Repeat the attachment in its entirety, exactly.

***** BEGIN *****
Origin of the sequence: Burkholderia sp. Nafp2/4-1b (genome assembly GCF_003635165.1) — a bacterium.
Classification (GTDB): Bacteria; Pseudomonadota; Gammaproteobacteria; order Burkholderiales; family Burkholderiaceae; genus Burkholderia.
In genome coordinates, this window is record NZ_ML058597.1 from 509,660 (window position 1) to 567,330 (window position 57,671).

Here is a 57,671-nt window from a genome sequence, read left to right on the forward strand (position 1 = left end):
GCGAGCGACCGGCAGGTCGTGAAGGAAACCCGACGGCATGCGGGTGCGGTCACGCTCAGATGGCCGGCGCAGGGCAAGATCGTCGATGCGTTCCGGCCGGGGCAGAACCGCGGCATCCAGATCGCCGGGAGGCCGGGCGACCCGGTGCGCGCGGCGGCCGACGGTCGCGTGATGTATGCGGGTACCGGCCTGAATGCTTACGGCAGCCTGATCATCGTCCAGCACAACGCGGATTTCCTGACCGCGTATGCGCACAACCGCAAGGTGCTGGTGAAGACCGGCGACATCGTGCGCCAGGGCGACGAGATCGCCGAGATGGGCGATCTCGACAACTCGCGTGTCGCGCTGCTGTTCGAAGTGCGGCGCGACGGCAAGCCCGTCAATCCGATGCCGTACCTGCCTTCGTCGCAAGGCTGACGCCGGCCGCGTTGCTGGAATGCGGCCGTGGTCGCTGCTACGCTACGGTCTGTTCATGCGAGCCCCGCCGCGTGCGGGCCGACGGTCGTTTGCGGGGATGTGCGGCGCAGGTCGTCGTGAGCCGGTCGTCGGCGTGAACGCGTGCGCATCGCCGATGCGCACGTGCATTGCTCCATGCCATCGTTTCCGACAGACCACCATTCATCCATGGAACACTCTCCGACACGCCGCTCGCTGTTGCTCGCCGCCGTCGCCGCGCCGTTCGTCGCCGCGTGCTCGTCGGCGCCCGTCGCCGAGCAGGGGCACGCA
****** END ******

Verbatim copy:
Origin of the sequence: Burkholderia sp. Nafp2/4-1b (genome assembly GCF_003635165.1) — a bacterium.
Classification (GTDB): Bacteria; Pseudomonadota; Gammaproteobacteria; order Burkholderiales; family Burkholderiaceae; genus Burkholderia.
In genome coordinates, this window is record NZ_ML058597.1 from 509,660 (window position 1) to 567,330 (window position 57,671).

Here is a 57,671-nt window from a genome sequence, read left to right on the forward strand (position 1 = left end):
GCGAGCGACCGGCAGGTCGTGAAGGAAACCCGACGGCATGCGGGTGCGGTCACGCTCAGATGGCCGGCGCAGGGCAAGATCGTCGATGCGTTCCGGCCGGGGCAGAACCGCGGCATCCAGATCGCCGGGAGGCCGGGCGACCCGGTGCGCGCGGCGGCCGACGGTCGCGTGATGTATGCGGGTACCGGCCTGAATGCTTACGGCAGCCTGATCATCGTCCAGCACAACGCGGATTTCCTGACCGCGTATGCGCACAACCGCAAGGTGCTGGTGAAGACCGGCGACATCGTGCGCCAGGGCGACGAGATCGCCGAGATGGGCGATCTCGACAACTCGCGTGTCGCGCTGCTGTTCGAAGTGCGGCGCGACGGCAAGCCCGTCAATCCGATGCCGTACCTGCCTTCGTCGCAAGGCTGACGCCGGCCGCGTTGCTGGAATGCGGCCGTGGTCGCTGCTACGCTACGGTCTGTTCATGCGAGCCCCGCCGCGTGCGGGCCGACGGTCGTTTGCGGGGATGTGCGGCGCAGGTCGTCGTGAGCCGGTCGTCGGCGTGAACGCGTGCGCATCGCCGATGCGCACGTGCATTGCTCCATGCCATCGTTTCCGACAGACCACCATTCATCCATGGAACACTCTCCGACACGCCGCTCGCTGTTGCTCGCCGCCGTCGCCGCGCCGTTCGTCGCCGCGTGCTCGTCGGCGCCCGTCGCCGAGCAGGGGCACGCA